Camp Confidential: Carolina Panthers

August, 13, 2014
8/13/14
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CHARLOTTE, N.C. -- It wasn't a long message, but it spoke volumes about where the Carolina Panthers are mentally.

"Don't sleep on the Panthers," Pro Bowl fullback Mike Tolbert said.

The Panthers nationally have been dubbed the NFL team most likely to take a big fall. After Carolina lost its top four wide receivers, its starting left tackle and three-fourths of its secondary, many predict four to five fewer wins than its 12-4 2013 season.

Throw in offseason ankle surgery for quarterback Cam Newton and legal issues involving Pro Bowl defensive end Greg Hardy and one easily could argue that the Panthers have had the worst offseason of any team in the league.

That they've never put together consecutive winning seasons since coming into the league 20 years ago doesn't help.

Coach Ron Rivera uses this as motivation. His players use it as a lack of respect.

They're playing the underdog role to the hilt.

"We put a lot of work in last year and a lot of people didn't give us a chance," Pro Bowl center Ryan Kalil said. "So this offseason [there have been] a lot of questions about what we're doing next and it's sort of the same thing. We're just starting over refocusing. That's something that is going to be incredible for us."

THREE REASONS FOR OPTIMISM

1. Even Rivera admitted he was concerned when Carolina failed to sign wide receivers Brandon LaFell, Ted Ginn Jr. and Domenik Hixon after releasing all-time leading receiver Steve Smith. He went as far as to say the team didn't need a true No. 1. That seems like a distant memory. First-round draft pick Kelvin Benjamin has emerged as a legitimate No. 1. Jerricho Cotchery and Jason Avant have brought in the leadership and consistency. This group is closer than last year's that averaged slightly less than 10 catches a game. With more talent at tight end, it will open up the entire offense.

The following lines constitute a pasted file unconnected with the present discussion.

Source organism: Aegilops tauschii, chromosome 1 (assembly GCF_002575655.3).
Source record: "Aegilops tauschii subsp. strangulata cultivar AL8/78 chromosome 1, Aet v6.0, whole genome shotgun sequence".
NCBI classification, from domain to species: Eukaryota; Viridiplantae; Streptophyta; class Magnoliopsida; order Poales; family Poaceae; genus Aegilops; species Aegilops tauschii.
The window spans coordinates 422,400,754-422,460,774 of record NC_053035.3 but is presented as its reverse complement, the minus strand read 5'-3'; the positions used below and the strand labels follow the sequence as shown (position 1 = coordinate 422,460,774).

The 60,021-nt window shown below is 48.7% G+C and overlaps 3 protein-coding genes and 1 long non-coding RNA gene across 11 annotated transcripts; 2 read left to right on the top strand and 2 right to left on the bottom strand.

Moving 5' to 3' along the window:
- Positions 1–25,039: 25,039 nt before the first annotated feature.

[+] EnlargeKelvin Benjamin
AP Photo/Bob LeveroneKelvin Benjamin has the makings of being a true No. 1 receiver in the NFL.
2. General manager Dave Gettleman likes what he calls "hog mollies" -- big players on both sides of the line. He has put together a group on the defensive front that is deeper than some of the best units he had while with the New York Giants. Carolina has eight or nine players who could play for most teams. Having the luxury to rotate big, fast bodies in without suffering a significant drop-off should help the league's No. 2 defense -- No. 1 in sacks -- in 2013 maintain its elite status.

3. Led by Newton and middle linebacker Luke Kuechly, Carolina has a solid core on both sides of the ball. Newton is more confident and poised than ever as he enters his fourth season. The left ankle that was surgically repaired in March should be stronger, making him more dangerous as a runner. Kuechly, the reigning NFL Defensive Player of the Year, has been compared to some of the all-time greats, such as Brian Urlacher and Ray Lewis. He is a tackling machine who lives and breathes football. He makes everybody around him better. So does Newton.